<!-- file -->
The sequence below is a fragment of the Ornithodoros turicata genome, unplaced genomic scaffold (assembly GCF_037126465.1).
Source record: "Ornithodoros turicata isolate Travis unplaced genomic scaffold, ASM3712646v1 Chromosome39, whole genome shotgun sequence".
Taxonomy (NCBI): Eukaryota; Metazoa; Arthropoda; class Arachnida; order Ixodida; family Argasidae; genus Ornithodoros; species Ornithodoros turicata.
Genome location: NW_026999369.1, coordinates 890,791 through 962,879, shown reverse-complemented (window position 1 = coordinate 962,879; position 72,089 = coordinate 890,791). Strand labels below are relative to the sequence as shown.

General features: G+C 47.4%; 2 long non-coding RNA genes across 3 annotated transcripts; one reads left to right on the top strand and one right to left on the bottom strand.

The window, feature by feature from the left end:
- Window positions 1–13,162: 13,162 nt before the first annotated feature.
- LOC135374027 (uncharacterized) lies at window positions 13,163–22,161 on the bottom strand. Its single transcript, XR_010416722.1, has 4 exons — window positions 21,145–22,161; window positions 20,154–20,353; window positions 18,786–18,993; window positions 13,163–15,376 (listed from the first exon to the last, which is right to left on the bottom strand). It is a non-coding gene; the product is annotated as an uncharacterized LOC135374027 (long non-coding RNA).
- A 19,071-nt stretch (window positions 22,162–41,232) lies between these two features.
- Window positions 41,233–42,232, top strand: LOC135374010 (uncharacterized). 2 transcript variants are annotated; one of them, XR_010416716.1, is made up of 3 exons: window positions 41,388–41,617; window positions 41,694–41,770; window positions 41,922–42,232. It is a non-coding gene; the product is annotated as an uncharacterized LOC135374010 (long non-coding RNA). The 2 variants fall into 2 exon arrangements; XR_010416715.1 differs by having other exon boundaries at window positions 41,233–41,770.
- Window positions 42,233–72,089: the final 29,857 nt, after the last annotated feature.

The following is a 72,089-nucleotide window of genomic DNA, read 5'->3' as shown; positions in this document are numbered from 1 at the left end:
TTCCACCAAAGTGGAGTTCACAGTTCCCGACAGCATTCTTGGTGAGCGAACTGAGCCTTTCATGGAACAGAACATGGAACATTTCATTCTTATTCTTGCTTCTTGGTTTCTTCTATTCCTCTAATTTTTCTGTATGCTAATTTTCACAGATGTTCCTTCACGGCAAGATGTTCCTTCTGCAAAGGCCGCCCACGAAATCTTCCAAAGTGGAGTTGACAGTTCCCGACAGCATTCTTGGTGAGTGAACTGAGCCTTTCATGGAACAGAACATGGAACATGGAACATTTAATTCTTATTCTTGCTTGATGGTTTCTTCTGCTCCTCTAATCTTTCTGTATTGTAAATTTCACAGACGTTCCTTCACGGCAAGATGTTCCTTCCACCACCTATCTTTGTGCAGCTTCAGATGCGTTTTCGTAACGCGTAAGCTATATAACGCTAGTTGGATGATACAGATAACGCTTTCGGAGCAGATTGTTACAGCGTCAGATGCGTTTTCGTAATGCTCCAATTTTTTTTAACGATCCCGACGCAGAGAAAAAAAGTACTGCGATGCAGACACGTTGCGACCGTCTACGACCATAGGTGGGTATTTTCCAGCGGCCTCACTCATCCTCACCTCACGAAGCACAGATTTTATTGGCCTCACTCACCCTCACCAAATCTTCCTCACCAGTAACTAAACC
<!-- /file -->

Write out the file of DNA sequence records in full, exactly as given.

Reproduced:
The sequence below is a fragment of the Ornithodoros turicata genome, unplaced genomic scaffold (assembly GCF_037126465.1).
Source record: "Ornithodoros turicata isolate Travis unplaced genomic scaffold, ASM3712646v1 Chromosome39, whole genome shotgun sequence".
Taxonomy (NCBI): Eukaryota; Metazoa; Arthropoda; class Arachnida; order Ixodida; family Argasidae; genus Ornithodoros; species Ornithodoros turicata.
Genome location: NW_026999369.1, coordinates 890,791 through 962,879, shown reverse-complemented (window position 1 = coordinate 962,879; position 72,089 = coordinate 890,791). Strand labels below are relative to the sequence as shown.

General features: G+C 47.4%; 2 long non-coding RNA genes across 3 annotated transcripts; one reads left to right on the top strand and one right to left on the bottom strand.

The window, feature by feature from the left end:
- Window positions 1–13,162: 13,162 nt before the first annotated feature.
- LOC135374027 (uncharacterized) lies at window positions 13,163–22,161 on the bottom strand. Its single transcript, XR_010416722.1, has 4 exons — window positions 21,145–22,161; window positions 20,154–20,353; window positions 18,786–18,993; window positions 13,163–15,376 (listed from the first exon to the last, which is right to left on the bottom strand). It is a non-coding gene; the product is annotated as an uncharacterized LOC135374027 (long non-coding RNA).
- A 19,071-nt stretch (window positions 22,162–41,232) lies between these two features.
- Window positions 41,233–42,232, top strand: LOC135374010 (uncharacterized). 2 transcript variants are annotated; one of them, XR_010416716.1, is made up of 3 exons: window positions 41,388–41,617; window positions 41,694–41,770; window positions 41,922–42,232. It is a non-coding gene; the product is annotated as an uncharacterized LOC135374010 (long non-coding RNA). The 2 variants fall into 2 exon arrangements; XR_010416715.1 differs by having other exon boundaries at window positions 41,233–41,770.
- Window positions 42,233–72,089: the final 29,857 nt, after the last annotated feature.

The following is a 72,089-nucleotide window of genomic DNA, read 5'->3' as shown; positions in this document are numbered from 1 at the left end:
TTCCACCAAAGTGGAGTTCACAGTTCCCGACAGCATTCTTGGTGAGCGAACTGAGCCTTTCATGGAACAGAACATGGAACATTTCATTCTTATTCTTGCTTCTTGGTTTCTTCTATTCCTCTAATTTTTCTGTATGCTAATTTTCACAGATGTTCCTTCACGGCAAGATGTTCCTTCTGCAAAGGCCGCCCACGAAATCTTCCAAAGTGGAGTTGACAGTTCCCGACAGCATTCTTGGTGAGTGAACTGAGCCTTTCATGGAACAGAACATGGAACATGGAACATTTAATTCTTATTCTTGCTTGATGGTTTCTTCTGCTCCTCTAATCTTTCTGTATTGTAAATTTCACAGACGTTCCTTCACGGCAAGATGTTCCTTCCACCACCTATCTTTGTGCAGCTTCAGATGCGTTTTCGTAACGCGTAAGCTATATAACGCTAGTTGGATGATACAGATAACGCTTTCGGAGCAGATTGTTACAGCGTCAGATGCGTTTTCGTAATGCTCCAATTTTTTTTAACGATCCCGACGCAGAGAAAAAAAGTACTGCGATGCAGACACGTTGCGACCGTCTACGACCATAGGTGGGTATTTTCCAGCGGCCTCACTCATCCTCACCTCACGAAGCACAGATTTTATTGGCCTCACTCACCCTCACCAAATCTTCCTCACCAGTAACTAAACC